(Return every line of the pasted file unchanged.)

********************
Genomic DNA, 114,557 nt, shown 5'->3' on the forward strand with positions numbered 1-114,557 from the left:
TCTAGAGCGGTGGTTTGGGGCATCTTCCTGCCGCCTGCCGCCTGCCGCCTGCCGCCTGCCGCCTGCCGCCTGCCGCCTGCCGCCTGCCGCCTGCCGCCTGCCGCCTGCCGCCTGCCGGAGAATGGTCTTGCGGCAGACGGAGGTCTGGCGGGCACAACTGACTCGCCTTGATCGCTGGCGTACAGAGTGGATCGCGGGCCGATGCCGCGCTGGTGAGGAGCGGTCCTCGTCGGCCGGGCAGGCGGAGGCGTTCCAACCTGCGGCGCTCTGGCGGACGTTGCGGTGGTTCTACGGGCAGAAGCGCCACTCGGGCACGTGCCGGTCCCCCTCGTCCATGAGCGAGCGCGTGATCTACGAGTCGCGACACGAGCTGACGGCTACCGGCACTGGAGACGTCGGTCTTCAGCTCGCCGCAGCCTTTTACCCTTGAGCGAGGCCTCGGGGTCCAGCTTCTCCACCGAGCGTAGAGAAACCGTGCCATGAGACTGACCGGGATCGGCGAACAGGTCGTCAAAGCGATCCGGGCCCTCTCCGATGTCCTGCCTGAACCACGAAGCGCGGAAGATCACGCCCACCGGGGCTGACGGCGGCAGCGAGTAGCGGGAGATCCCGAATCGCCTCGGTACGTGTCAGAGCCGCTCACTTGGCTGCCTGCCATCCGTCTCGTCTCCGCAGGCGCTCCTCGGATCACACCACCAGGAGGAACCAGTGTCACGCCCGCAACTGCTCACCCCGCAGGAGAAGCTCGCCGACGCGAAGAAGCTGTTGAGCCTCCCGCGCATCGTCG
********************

Genomic DNA, 114,557 nt, shown 5'->3' on the forward strand with positions numbered 1-114,557 from the left:
TCTAGAGCGGTGGTTTGGGGCATCTTCCTGCCGCCTGCCGCCTGCCGCCTGCCGCCTGCCGCCTGCCGCCTGCCGCCTGCCGCCTGCCGCCTGCCGCCTGCCGCCTGCCGCCTGCCGGAGAATGGTCTTGCGGCAGACGGAGGTCTGGCGGGCACAACTGACTCGCCTTGATCGCTGGCGTACAGAGTGGATCGCGGGCCGATGCCGCGCTGGTGAGGAGCGGTCCTCGTCGGCCGGGCAGGCGGAGGCGTTCCAACCTGCGGCGCTCTGGCGGACGTTGCGGTGGTTCTACGGGCAGAAGCGCCACTCGGGCACGTGCCGGTCCCCCTCGTCCATGAGCGAGCGCGTGATCTACGAGTCGCGACACGAGCTGACGGCTACCGGCACTGGAGACGTCGGTCTTCAGCTCGCCGCAGCCTTTTACCCTTGAGCGAGGCCTCGGGGTCCAGCTTCTCCACCGAGCGTAGAGAAACCGTGCCATGAGACTGACCGGGATCGGCGAACAGGTCGTCAAAGCGATCCGGGCCCTCTCCGATGTCCTGCCTGAACCACGAAGCGCGGAAGATCACGCCCACCGGGGCTGACGGCGGCAGCGAGTAGCGGGAGATCCCGAATCGCCTCGGTACGTGTCAGAGCCGCTCACTTGGCTGCCTGCCATCCGTCTCGTCTCCGCAGGCGCTCCTCGGATCACACCACCAGGAGGAACCAGTGTCACGCCCGCAACTGCTCACCCCGCAGGAGAAGCTCGCCGACGCGAAGAAGCTGTTGAGCCTCCCGCGCATCGTCG